Transition

29 Apr

The journey leading up to this career change has not been without its bumps in the road. It’s a pretty big deal to leave a job after fifteen years, even for someone as resilient as me. For example, today I got pretty emotional at work. I was having lunch with my friends, just like I do most days, when all of a sudden I realized that I am really, really going to miss my paycheques. It started to sink in that I’ve grown to depend on them for almost everything. From the routine to the rare, they’ve been there to help me through the best and the worst.

For example, in 2006, my paycheque helped get me two tickets to the Men’s World Cup Soccer final in Berlin Germany. There’s no way I would have been able to get those tickets on my own. In fact it wasn’t just the finals, the whole tournament was a blast – visiting all those different cities, watching all those different games. This trip really earned its moniker “Greatest Time Ever” (TM). And none of this would have happened without my salaried paycheque.

At the other end of the spectrum, there are the not-so-fond memories. In the summer of 2004 I was in the middle of this huge renovation project and during a supply run I broke the transaxle on my father’s 1992 Ford Ranger pickup truck. I was desperate. I had a student moving into an unfinished room in less than a week and the walls weren’t even up. With nowhere else to turn, my paycheque was there for me. It paid for a mechanic to make the necessary repairs and within 48 hours the truck was back operating at 100% capacity.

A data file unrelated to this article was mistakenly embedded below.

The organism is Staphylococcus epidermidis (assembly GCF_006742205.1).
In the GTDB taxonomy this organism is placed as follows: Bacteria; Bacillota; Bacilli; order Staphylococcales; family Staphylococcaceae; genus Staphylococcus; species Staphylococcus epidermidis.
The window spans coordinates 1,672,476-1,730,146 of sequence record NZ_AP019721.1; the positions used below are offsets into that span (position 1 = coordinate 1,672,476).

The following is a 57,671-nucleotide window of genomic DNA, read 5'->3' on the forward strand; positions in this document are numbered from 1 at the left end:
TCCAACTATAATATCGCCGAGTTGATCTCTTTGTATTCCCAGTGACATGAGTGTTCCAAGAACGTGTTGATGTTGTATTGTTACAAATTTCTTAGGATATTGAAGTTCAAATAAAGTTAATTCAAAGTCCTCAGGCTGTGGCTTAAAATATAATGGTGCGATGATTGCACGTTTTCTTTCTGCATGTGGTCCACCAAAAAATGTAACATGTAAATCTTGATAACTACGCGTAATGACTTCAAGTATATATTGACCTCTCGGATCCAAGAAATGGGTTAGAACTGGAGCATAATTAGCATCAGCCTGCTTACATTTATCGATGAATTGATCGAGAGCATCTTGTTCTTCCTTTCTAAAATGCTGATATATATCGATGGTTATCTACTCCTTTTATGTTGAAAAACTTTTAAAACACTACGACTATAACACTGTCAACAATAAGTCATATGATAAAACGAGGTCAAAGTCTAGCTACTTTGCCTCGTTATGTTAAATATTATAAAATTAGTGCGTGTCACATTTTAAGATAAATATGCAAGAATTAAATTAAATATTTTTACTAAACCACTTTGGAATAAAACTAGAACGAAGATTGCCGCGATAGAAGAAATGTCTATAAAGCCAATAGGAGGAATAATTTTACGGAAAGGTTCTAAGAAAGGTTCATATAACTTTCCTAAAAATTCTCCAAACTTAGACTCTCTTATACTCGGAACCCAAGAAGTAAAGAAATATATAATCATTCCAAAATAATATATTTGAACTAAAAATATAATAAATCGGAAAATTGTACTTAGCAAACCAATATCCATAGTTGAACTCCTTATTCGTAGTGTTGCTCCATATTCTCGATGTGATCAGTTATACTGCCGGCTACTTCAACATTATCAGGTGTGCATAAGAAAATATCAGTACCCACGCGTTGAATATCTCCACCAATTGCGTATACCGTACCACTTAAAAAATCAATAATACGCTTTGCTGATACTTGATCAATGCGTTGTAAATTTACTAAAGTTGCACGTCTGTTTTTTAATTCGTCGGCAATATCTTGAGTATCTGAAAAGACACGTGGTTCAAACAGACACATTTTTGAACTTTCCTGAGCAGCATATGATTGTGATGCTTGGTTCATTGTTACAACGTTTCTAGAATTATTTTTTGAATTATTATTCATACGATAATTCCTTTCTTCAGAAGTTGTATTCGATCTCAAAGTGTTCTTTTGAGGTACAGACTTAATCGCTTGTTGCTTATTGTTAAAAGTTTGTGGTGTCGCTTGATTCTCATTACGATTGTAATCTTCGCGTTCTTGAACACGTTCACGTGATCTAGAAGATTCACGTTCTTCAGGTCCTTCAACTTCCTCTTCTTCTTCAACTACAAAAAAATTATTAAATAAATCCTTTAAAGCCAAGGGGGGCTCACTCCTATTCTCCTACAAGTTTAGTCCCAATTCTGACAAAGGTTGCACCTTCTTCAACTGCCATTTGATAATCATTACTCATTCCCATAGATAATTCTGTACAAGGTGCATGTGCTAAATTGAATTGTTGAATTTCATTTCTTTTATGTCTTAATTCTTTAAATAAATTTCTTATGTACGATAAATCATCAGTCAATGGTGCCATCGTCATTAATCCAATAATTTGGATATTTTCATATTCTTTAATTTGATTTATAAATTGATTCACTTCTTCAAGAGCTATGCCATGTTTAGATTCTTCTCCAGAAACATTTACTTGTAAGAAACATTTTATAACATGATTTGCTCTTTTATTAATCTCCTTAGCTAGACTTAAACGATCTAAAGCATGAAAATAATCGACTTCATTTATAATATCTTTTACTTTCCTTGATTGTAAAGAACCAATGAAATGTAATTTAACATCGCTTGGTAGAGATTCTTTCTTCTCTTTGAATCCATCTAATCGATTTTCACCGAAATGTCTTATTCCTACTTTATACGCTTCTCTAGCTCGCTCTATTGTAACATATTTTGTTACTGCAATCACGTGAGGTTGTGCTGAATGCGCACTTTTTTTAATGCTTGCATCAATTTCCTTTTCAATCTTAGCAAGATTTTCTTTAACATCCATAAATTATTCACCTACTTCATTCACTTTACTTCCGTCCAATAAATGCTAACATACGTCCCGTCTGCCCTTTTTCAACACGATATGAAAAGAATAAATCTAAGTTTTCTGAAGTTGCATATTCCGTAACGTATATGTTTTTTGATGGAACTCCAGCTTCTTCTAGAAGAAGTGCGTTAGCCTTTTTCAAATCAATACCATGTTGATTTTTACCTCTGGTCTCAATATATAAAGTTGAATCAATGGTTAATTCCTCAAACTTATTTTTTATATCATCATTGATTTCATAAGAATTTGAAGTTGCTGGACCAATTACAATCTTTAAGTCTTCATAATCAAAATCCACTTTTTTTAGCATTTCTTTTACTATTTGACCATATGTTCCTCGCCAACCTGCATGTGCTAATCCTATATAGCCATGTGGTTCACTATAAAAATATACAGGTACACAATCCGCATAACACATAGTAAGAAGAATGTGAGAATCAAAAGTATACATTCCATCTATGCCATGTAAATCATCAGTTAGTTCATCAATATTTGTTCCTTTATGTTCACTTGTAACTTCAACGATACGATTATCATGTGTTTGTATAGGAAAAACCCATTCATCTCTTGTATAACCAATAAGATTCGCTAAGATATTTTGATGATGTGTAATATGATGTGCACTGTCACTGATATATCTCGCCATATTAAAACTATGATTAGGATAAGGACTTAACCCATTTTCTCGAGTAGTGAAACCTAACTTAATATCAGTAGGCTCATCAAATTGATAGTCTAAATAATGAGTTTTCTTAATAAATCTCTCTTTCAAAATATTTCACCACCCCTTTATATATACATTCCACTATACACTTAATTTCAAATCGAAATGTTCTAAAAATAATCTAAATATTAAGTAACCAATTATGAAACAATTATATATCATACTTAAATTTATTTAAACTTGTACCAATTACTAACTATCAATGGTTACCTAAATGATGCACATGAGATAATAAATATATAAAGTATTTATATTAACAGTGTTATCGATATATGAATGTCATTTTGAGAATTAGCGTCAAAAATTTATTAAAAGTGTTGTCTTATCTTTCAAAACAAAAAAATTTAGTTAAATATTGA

I could write for pages with additional examples but I’m not going to. Because even though I understand that I’m going to be ok without my paycheques, I also know that deep down in my heart I’m going to miss them dearly.

My first ever paycheque got me this.

My first ever paycheque got me this.

 

One Response to “Transition”

  1. Owner of the Ranger April 29, 2013 at 20:07 #

    There are times when friends do have to part .. some times it’s sudden, other times it’s by choice and in both cases one realizes the ‘value’ and pleasures they brought. . .

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